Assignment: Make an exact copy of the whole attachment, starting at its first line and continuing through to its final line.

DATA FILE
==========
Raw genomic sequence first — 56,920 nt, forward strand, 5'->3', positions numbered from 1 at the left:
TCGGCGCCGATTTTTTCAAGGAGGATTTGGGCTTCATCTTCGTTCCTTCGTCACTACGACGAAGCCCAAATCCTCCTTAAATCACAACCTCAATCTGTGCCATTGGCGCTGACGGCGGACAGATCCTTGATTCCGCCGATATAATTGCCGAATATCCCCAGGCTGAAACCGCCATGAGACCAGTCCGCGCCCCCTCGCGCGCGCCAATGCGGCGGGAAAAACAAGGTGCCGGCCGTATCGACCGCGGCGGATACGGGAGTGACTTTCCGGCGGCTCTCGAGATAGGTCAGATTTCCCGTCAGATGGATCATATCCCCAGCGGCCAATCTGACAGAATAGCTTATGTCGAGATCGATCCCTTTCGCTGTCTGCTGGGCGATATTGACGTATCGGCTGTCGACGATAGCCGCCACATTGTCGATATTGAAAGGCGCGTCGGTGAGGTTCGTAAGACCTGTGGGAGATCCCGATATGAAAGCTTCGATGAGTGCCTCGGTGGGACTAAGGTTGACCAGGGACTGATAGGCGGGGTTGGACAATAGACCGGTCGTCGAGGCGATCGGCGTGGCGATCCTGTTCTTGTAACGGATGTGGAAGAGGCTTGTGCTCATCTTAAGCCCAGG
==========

Raw genomic sequence first — 56,920 nt, forward strand, 5'->3', positions numbered from 1 at the left:
TCGGCGCCGATTTTTTCAAGGAGGATTTGGGCTTCATCTTCGTTCCTTCGTCACTACGACGAAGCCCAAATCCTCCTTAAATCACAACCTCAATCTGTGCCATTGGCGCTGACGGCGGACAGATCCTTGATTCCGCCGATATAATTGCCGAATATCCCCAGGCTGAAACCGCCATGAGACCAGTCCGCGCCCCCTCGCGCGCGCCAATGCGGCGGGAAAAACAAGGTGCCGGCCGTATCGACCGCGGCGGATACGGGAGTGACTTTCCGGCGGCTCTCGAGATAGGTCAGATTTCCCGTCAGATGGATCATATCCCCAGCGGCCAATCTGACAGAATAGCTTATGTCGAGATCGATCCCTTTCGCTGTCTGCTGGGCGATATTGACGTATCGGCTGTCGACGATAGCCGCCACATTGTCGATATTGAAAGGCGCGTCGGTGAGGTTCGTAAGACCTGTGGGAGATCCCGATATGAAAGCTTCGATGAGTGCCTCGGTGGGACTAAGGTTGACCAGGGACTGATAGGCGGGGTTGGACAATAGACCGGTCGTCGAGGCGATCGGCGTGGCGATCCTGTTCTTGTAACGGATGTGGAAGAGGCTTGTGCTCATCTTAAGCCCAGG